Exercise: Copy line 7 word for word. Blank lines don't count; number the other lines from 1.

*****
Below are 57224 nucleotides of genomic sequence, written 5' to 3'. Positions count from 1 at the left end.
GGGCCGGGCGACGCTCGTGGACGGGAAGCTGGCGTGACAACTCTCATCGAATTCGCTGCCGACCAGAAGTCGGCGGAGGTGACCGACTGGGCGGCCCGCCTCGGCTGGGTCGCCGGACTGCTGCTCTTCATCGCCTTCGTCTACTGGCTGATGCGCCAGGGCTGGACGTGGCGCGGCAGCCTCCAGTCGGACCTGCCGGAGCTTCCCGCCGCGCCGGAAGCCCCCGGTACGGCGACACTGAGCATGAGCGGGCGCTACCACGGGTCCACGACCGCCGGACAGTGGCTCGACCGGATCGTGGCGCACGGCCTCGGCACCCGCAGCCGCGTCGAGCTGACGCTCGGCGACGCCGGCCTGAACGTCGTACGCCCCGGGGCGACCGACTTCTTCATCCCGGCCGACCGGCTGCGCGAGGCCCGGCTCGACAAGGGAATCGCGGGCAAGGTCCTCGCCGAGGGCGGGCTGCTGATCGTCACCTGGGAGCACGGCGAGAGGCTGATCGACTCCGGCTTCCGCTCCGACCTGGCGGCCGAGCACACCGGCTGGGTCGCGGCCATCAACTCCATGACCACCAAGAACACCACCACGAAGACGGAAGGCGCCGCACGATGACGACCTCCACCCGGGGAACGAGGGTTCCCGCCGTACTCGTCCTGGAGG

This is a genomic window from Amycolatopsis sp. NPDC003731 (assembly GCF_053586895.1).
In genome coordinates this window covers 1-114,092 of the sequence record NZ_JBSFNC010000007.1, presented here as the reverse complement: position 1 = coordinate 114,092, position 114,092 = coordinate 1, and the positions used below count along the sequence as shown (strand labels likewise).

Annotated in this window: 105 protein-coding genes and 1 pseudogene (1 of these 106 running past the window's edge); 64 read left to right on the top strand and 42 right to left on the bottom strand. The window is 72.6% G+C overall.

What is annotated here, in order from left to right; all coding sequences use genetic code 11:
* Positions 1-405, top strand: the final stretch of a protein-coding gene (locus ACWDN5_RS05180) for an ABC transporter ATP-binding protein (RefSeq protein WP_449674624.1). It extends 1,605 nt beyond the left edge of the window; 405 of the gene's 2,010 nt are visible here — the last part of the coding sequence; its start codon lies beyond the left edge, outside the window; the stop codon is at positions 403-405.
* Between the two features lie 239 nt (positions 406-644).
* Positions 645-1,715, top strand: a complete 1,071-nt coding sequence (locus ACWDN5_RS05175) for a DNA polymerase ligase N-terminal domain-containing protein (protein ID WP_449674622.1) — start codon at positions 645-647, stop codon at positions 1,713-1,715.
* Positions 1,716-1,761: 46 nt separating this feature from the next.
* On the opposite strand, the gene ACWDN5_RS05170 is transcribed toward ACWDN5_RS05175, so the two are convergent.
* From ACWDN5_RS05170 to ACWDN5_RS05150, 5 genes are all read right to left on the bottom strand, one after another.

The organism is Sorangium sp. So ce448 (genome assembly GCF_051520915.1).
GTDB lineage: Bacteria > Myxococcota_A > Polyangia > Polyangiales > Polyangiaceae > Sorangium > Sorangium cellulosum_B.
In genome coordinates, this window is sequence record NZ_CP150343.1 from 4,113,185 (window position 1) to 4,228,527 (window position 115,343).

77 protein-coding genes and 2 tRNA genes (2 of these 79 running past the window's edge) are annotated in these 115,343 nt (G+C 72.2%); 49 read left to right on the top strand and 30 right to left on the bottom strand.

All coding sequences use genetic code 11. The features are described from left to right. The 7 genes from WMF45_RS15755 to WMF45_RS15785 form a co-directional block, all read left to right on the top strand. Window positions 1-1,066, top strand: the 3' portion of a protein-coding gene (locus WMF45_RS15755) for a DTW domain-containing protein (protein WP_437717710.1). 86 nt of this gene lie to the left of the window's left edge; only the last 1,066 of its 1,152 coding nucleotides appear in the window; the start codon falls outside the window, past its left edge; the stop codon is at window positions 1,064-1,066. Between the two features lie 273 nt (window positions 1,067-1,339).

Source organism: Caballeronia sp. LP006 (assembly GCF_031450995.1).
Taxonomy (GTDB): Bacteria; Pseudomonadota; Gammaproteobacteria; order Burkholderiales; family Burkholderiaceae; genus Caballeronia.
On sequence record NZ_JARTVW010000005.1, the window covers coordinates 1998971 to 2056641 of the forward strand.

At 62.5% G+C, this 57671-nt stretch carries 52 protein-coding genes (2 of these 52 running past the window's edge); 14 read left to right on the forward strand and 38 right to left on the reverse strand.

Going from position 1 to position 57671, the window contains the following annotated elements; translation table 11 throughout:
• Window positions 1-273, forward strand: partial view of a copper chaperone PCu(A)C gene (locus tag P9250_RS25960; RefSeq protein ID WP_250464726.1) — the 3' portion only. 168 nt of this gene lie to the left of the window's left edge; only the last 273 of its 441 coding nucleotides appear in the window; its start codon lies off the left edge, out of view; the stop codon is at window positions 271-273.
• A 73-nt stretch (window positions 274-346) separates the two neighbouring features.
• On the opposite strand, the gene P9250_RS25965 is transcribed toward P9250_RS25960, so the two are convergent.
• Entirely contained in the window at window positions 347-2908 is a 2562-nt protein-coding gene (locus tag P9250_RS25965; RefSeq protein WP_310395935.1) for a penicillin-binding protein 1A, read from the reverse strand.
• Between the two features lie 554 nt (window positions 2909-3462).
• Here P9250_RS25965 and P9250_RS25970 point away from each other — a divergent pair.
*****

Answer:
* Positions 1-405, top strand: the final stretch of a protein-coding gene (locus ACWDN5_RS05180) for an ABC transporter ATP-binding protein (RefSeq protein WP_449674624.1). It extends 1,605 nt beyond the left edge of the window; 405 of the gene's 2,010 nt are visible here — the last part of the coding sequence; its start codon lies beyond the left edge, outside the window; the stop codon is at positions 403-405.